Wells (2007) has widely discussed the challenge of regulating the informal sector in most developing countries characterised by engagement of casual and temporary workers, direct procurement of construction services without formal contracts and without engagement of registered professionals and contractors, use of unregistered enterprises and the prevalence of unfinished structures usually without planning permission.

Furthermore, low levels of technology utilisation, out-dated construction methods, lack of financial capacity, low investment in research and development, as well as poor communication, poor workmanship, skills shortage and low levels of industrialisation continue to undermine the potential of Uganda’s construction industry to achieve higher development outcomes for the national economy (Alinaitwe, Mwakali and Hanson, 2006 & 2007; Katende, Alinaitwe and Tindiwensi, 2011).

However, whereas much of the research on improvement of performance in the construction industry focuses on contractors and their supply chains, Alinaitwe (2008) argues that the performance of construction industry clients on the supply chain is also questionable, as they frequently delay payments to contractors, and contribute to a majority of variations and change orders (attributable to incomplete designs and briefs) that arise during the construction phase of projects.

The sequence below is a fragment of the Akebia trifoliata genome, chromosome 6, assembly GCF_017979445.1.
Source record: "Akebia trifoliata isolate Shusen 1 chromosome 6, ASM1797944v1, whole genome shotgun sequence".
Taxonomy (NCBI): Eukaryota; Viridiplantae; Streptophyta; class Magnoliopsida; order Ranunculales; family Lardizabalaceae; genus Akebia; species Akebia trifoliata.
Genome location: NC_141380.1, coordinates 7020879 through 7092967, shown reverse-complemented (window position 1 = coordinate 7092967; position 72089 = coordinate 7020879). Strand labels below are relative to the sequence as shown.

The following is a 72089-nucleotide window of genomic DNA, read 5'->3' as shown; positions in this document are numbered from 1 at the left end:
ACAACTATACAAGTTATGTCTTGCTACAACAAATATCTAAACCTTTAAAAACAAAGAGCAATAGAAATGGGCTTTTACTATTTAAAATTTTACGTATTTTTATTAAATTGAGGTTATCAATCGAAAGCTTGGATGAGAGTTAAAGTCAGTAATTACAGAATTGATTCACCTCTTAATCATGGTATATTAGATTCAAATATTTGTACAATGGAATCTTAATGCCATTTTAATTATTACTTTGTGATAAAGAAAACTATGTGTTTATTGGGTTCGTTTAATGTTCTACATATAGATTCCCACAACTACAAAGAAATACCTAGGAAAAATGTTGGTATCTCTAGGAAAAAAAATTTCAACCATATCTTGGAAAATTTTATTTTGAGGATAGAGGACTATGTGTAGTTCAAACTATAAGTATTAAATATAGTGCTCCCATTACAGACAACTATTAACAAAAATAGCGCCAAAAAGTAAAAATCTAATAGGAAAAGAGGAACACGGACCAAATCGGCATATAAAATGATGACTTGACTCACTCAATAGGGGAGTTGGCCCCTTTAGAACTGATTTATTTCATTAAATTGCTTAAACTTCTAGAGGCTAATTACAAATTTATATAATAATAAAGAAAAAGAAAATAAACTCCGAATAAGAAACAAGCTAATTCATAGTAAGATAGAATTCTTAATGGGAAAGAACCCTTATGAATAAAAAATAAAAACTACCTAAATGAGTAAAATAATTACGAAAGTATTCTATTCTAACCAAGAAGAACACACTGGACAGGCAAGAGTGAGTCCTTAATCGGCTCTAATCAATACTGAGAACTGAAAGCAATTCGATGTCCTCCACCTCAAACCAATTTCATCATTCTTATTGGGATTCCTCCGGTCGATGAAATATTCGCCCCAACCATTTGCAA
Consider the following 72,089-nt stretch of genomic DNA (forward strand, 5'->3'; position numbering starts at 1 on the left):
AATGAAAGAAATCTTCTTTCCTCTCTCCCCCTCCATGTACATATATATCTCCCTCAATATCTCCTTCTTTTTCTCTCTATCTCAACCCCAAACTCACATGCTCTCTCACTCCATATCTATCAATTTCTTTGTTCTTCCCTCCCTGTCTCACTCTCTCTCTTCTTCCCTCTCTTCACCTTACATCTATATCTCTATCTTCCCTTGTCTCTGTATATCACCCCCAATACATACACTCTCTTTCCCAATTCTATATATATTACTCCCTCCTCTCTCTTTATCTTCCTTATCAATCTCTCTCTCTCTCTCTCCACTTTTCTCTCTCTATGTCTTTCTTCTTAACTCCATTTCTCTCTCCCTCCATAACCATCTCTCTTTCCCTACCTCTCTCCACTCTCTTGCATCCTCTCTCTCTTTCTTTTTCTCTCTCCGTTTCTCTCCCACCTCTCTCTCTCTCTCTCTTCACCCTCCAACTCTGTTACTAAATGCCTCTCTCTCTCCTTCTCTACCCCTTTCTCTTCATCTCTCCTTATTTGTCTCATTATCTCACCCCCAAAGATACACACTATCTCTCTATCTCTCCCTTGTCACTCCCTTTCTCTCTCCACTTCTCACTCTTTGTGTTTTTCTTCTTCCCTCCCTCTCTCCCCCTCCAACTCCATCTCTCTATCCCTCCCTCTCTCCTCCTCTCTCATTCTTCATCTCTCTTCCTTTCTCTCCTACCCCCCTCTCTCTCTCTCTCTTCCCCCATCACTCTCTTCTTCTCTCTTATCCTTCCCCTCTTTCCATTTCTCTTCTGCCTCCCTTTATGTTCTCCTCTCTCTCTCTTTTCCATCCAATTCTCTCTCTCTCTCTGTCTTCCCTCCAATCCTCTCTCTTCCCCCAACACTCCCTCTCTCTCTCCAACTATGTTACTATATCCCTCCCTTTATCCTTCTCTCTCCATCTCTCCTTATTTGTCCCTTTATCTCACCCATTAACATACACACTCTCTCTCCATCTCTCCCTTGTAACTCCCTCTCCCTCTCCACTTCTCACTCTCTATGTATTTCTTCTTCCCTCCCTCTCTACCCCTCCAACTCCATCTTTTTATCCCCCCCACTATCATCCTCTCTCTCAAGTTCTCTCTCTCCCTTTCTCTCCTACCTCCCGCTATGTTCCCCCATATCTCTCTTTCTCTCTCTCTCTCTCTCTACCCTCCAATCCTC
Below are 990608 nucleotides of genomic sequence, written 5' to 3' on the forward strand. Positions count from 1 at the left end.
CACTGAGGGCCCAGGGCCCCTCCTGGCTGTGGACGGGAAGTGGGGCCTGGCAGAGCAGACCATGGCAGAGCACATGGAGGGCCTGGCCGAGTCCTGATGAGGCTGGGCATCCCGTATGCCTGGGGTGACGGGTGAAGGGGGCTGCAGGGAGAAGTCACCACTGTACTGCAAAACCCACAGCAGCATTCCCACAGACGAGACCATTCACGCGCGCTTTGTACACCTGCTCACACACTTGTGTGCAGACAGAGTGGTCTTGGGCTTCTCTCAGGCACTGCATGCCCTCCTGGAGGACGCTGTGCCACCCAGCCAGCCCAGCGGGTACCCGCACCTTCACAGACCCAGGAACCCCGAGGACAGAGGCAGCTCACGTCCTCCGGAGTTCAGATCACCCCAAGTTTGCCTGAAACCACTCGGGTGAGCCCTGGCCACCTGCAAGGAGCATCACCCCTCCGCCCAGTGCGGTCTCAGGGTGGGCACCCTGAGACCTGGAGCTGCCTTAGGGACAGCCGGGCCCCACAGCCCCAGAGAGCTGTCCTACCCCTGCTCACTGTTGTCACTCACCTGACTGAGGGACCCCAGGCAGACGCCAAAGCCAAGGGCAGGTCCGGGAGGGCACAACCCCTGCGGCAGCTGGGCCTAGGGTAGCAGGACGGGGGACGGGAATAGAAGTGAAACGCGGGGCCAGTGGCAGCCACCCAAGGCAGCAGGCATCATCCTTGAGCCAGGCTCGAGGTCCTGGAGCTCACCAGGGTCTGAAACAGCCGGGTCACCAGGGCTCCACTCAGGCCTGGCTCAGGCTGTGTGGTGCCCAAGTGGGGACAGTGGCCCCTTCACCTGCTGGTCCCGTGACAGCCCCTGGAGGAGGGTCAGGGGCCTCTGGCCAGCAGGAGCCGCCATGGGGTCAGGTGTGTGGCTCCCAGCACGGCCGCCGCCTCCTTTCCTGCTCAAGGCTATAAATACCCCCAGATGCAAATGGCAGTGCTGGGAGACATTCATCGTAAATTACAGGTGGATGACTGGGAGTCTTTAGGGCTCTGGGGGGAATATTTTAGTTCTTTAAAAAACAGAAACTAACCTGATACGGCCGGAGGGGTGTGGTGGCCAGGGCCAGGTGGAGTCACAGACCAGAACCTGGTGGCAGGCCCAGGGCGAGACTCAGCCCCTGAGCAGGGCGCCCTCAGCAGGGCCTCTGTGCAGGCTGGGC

It can therefore be acknowledged that there is no simple solution that will resolve all the challenges Uganda’s construction industry faces, and therefore a continuous performance improvement agenda has to be upheld in order to reduce the performance gap between the construction industry and other sectors of the economy. This background therefore makes the potential of paradigms, work processes and technologies being introduced for the construction industries around the world such as Lean Construction, Integrated Project Delivery (IPD) and Building Information Modelling (BIM) to address some of the challenges facing the construction industry of Uganda very relevant.